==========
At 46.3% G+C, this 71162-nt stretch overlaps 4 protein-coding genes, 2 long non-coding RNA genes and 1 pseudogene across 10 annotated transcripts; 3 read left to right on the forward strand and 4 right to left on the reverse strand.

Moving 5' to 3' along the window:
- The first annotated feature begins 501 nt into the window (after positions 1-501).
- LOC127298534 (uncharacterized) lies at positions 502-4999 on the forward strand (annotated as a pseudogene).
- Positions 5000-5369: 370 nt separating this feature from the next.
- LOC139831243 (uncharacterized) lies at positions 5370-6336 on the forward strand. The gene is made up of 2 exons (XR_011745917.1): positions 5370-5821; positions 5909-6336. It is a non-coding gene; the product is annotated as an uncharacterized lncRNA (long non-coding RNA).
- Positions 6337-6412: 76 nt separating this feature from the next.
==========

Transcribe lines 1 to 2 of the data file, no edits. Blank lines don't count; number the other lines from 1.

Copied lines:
At 46.3% G+C, this 71162-nt stretch overlaps 4 protein-coding genes, 2 long non-coding RNA genes and 1 pseudogene across 10 annotated transcripts; 3 read left to right on the forward strand and 4 right to left on the reverse strand.

Moving 5' to 3' along the window: